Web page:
Back when the recession and its effects on the commercial real estate finance industry seemed a little less all-encompassing, comparing commercial real estate sectors felt pertinent, and possibly even fun. Is industrial still holding up relatively well? Will retail fall the hardest?
Predictions from industry experts on the core property types' comparative fates were a staple of my MortgageOrb Person of the Week interviews, and tracking shifts in observer sentiment provided an interesting barometer of industry perceptions and, often, actual market directions.Â
Now, however, the stark reality of universal distress has set in. Given recent findings in the PricewaterhouseCoopers (PwC) Real Estate Investment Survey, I might not want to bother asking Person of the Week interviewees about any perceived recovery in any facet of CRE for a while.
‘Real estate investors do not expect a rebound in any of the commercial real estate sectors until well into 2010,’ the report says. Bluntly stated and not surprising.
According to Dr. Peter Linneman, chief economist at NAI Global, our current recession is now officially the second worst in history since the end of the 1960s, ranking behind only the 1973-1975 recession. Moreover, the situation is ‘worsening quickly,’ he states in a recent white paper.
No wonder commercial real estate can no longer be sensibly divided into neat categories according to the sectors' prospects for weathering the storm or recovering in the near term. ‘Property owners are faced with limiting financing options, declining tenant demand, rising overall capitalization rates and deflated confidence,’ notes the PwC report.
The survey, titled ‘Investors Struggle To Preserve Value,’ goes on to detail deteriorating data points for regional malls, power centers, central business district office markets, extended-stay hotels, and other commercial property types and subtypes.
The sea of numbers and color-coded arrows – multiplied across the numerous other industry reports out now that present varying, if generally similar, findings – makes painfully clear the fragile interconnections of the U.S. economy and, consequently, commercial real estate. On the simplest level, for instance, consumers' waning demand for goods leads not only to retail losses, but also to a dwindling manufacturing sector and decreasing demand for warehouse space, the report points out.
Meanwhile, the relentless slashing of jobs keeps on fueling the cycle. ‘Preserving asset value is very difficult at a time when the U.S. economy continues to hemorrhage jobs at a monthly pace not seen in over 60 years,’ PwC stresses.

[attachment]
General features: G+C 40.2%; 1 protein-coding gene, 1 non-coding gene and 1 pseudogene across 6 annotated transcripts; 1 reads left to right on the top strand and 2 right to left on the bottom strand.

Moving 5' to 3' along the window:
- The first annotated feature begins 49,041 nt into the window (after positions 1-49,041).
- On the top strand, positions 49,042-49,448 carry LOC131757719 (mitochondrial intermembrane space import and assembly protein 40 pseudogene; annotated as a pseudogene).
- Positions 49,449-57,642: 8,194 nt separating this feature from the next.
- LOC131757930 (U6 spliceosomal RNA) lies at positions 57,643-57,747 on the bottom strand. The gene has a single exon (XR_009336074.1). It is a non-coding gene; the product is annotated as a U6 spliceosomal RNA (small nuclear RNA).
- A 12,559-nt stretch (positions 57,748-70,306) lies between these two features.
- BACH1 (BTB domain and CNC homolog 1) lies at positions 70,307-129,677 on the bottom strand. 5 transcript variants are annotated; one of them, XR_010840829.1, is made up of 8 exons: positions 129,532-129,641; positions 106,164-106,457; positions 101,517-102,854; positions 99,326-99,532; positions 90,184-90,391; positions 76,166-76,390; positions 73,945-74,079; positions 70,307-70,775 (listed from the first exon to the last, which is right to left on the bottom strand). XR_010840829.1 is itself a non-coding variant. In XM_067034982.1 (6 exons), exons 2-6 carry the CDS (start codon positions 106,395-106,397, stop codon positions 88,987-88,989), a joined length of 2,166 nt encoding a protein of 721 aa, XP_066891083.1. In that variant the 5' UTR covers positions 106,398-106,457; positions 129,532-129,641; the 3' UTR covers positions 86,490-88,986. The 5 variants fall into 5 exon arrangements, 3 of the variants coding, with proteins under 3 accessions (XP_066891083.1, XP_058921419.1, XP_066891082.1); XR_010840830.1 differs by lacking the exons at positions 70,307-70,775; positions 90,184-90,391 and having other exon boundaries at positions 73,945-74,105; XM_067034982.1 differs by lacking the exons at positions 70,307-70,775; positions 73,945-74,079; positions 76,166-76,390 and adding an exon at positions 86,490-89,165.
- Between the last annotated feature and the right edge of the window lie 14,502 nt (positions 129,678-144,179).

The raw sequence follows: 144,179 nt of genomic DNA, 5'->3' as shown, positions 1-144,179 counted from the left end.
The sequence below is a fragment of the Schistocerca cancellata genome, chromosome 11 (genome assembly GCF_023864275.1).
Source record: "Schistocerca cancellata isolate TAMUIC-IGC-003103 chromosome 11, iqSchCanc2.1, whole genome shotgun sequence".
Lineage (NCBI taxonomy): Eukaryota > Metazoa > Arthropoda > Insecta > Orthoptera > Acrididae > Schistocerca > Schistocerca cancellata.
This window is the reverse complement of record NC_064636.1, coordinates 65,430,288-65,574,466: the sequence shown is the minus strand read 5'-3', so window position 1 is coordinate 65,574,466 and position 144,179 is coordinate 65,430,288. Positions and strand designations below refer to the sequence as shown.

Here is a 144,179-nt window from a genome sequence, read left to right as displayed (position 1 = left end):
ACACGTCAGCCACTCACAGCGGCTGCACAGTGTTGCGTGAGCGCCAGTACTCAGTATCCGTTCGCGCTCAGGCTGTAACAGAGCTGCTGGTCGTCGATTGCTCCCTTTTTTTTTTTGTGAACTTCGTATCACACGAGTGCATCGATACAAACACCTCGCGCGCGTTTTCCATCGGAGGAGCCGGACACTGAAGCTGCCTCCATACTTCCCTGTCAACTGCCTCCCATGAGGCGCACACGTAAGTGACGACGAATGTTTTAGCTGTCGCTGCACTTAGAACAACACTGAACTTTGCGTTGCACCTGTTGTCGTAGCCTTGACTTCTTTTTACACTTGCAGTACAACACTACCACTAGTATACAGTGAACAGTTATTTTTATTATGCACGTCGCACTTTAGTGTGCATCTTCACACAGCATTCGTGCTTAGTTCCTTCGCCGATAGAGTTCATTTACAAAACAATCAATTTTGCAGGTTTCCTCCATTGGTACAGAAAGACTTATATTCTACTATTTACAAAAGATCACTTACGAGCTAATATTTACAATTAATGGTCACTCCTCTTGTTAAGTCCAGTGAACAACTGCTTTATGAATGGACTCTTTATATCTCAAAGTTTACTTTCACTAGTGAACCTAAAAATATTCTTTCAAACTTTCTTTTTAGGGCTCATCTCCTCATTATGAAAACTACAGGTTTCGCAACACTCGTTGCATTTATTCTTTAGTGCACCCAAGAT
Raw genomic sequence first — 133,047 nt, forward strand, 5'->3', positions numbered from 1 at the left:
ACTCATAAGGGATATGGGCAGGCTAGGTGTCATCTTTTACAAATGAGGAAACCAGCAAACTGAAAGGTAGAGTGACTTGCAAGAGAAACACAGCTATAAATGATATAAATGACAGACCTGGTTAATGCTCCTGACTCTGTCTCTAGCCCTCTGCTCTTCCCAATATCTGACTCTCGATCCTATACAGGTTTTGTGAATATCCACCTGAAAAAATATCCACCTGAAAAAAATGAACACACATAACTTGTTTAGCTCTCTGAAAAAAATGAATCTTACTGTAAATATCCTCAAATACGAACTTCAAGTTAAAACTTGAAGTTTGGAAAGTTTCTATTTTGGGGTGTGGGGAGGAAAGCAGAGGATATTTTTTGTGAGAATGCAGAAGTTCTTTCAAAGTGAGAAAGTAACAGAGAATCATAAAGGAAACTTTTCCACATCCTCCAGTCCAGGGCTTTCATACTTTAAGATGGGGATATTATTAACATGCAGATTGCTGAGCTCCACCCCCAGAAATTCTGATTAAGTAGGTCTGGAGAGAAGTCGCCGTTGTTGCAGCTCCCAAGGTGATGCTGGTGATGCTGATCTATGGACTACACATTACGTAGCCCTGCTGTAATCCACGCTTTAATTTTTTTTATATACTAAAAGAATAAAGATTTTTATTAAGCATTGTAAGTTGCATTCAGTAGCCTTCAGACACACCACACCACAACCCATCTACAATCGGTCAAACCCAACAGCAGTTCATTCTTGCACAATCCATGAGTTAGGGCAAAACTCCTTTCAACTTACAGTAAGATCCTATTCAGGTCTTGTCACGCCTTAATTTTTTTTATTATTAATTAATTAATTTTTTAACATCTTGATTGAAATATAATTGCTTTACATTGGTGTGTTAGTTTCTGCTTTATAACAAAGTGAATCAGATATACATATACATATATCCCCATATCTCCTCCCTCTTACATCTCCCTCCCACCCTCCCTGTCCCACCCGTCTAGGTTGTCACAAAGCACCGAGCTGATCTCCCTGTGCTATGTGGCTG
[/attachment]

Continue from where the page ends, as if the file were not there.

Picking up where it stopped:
But in contrast to the universal pall the economy casts over commercial real estate, the mortgage side of the industry still shows some definite differentiation – a point that may be lost in the mass of morose economic statistics.
So, how about some dealmaking data to accompany the property-fundamentals data? Regional product supply and demand curves can provide some useful background for commercial mortgage professionals, but where is financing actually happening?
To find out, I began combing through every deal announcement recently sent to me for possible publication in Commercial Mortgage Insight's Dealmakers section. This quick research, though far from scientific, yielded some compelling results.
For the time period examined, my inbox contained announcements of 38 recently closed loans on multifamily properties. Compare that total to the eight retail loans, five industrial loans and four office loans announced in the same span.
While no asset type can claim reasonable victory in the CRE fundamentals race anymore, we have a runaway winner of the financing contest.
Multifamily's (relative) funding prowess at the moment has been repeatedly verified both by industry groups' origination data and by the mortgage banking firms that follow up on their e-mails of recent deals by phoning my office to discuss just how fortunate they are to be involved with the Fannie Mae and Freddie Mac programs that are allowing nearly every one of those 38 multifamily deals to go forward.
The topic of whether Fannie and Freddie's indispensable propulsion of multifamily property loan funding is threatened by their looming portfolio-reduction measures mandated by the government is one we have covered before on MortgageOrb.
Nevertheless, the dealmaking data reaffirm the importance of the government-sponsored enterprises for this uniquely thriving corner of commercial real estate.
During a time of eroding differentiation between any previously ‘strong’ or ‘weak’ commercial real estate sectors, the financing side will continue to tell a notably different story, and CRE sector variation will remain a valid market assertion – as long as multifamily maintains this specialized capital channel that, thus far, has allowed its mortgage transaction activity to distance itself from the fading pack.
As always, please feel free to e-mail your thoughts to email@example.com.
– Jessica Lillian, Commercial Mortgage Insight